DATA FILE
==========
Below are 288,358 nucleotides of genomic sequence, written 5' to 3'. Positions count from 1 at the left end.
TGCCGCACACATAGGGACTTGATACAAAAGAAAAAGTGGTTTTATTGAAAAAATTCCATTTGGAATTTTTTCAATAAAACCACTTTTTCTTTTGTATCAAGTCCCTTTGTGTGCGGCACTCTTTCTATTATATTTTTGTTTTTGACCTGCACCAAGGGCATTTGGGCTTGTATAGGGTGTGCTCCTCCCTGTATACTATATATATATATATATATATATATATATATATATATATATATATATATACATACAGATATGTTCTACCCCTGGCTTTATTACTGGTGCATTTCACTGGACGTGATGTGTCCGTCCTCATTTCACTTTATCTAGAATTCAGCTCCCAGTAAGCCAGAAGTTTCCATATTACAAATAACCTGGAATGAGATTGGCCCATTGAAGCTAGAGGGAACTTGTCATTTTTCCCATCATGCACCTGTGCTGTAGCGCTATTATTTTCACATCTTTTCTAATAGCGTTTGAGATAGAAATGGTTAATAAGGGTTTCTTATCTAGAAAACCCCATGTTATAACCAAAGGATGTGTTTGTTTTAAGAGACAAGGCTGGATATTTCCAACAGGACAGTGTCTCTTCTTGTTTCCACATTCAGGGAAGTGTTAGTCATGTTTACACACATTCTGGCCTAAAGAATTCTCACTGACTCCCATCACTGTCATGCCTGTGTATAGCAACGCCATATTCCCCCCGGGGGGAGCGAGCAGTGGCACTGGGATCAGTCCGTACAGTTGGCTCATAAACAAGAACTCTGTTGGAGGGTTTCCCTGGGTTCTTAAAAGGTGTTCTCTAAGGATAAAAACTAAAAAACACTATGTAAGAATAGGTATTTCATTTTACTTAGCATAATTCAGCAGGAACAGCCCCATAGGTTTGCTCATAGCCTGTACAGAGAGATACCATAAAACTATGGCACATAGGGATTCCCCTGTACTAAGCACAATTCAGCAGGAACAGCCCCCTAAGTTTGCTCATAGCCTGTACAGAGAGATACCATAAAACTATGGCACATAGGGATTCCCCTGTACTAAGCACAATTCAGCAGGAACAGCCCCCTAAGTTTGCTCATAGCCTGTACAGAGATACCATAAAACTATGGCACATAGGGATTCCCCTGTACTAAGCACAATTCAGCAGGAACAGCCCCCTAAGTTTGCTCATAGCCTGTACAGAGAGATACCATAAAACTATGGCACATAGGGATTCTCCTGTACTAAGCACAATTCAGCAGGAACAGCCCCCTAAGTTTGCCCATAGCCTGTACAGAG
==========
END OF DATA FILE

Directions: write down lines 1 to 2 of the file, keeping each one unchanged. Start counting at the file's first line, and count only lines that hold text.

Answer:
Below are 288,358 nucleotides of genomic sequence, written 5' to 3'. Positions count from 1 at the left end.
TGCCGCACACATAGGGACTTGATACAAAAGAAAAAGTGGTTTTATTGAAAAAATTCCATTTGGAATTTTTTCAATAAAACCACTTTTTCTTTTGTATCAAGTCCCTTTGTGTGCGGCACTCTTTCTATTATATTTTTGTTTTTGACCTGCACCAAGGGCATTTGGGCTTGTATAGGGTGTGCTCCTCCCTGTATACTATATATATATATATATATATATATATATATATATATATATATATATATACATACAGATATGTTCTACCCCTGGCTTTATTACTGGTGCATTTCACTGGACGTGATGTGTCCGTCCTCATTTCACTTTATCTAGAATTCAGCTCCCAGTAAGCCAGAAGTTTCCATATTACAAATAACCTGGAATGAGATTGGCCCATTGAAGCTAGAGGGAACTTGTCATTTTTCCCATCATGCACCTGTGCTGTAGCGCTATTATTTTCACATCTTTTCTAATAGCGTTTGAGATAGAAATGGTTAATAAGGGTTTCTTATCTAGAAAACCCCATGTTATAACCAAAGGATGTGTTTGTTTTAAGAGACAAGGCTGGATATTTCCAACAGGACAGTGTCTCTTCTTGTTTCCACATTCAGGGAAGTGTTAGTCATGTTTACACACATTCTGGCCTAAAGAATTCTCACTGACTCCCATCACTGTCATGCCTGTGTATAGCAACGCCATATTCCCCCCGGGGGGAGCGAGCAGTGGCACTGGGATCAGTCCGTACAGTTGGCTCATAAACAAGAACTCTGTTGGAGGGTTTCCCTGGGTTCTTAAAAGGTGTTCTCTAAGGATAAAAACTAAAAAACACTATGTAAGAATAGGTATTTCATTTTACTTAGCATAATTCAGCAGGAACAGCCCCATAGGTTTGCTCATAGCCTGTACAGAGAGATACCATAAAACTATGGCACATAGGGATTCCCCTGTACTAAGCACAATTCAGCAGGAACAGCCCCCTAAGTTTGCTCATAGCCTGTACAGAGAGATACCATAAAACTATGGCACATAGGGATTCCCCTGTACTAAGCACAATTCAGCAGGAACAGCCCCCTAAGTTTGCTCATAGCCTGTACAGAGATACCATAAAACTATGGCACATAGGGATTCCCCTGTACTAAGCACAATTCAGCAGGAACAGCCCCCTAAGTTTGCTCATAGCCTGTACAGAGAGATACCATAAAACTATGGCACATAGGGATTCTCCTGTACTAAGCACAATTCAGCAGGAACAGCCCCCTAAGTTTGCCCATAGCCTGTACAGAG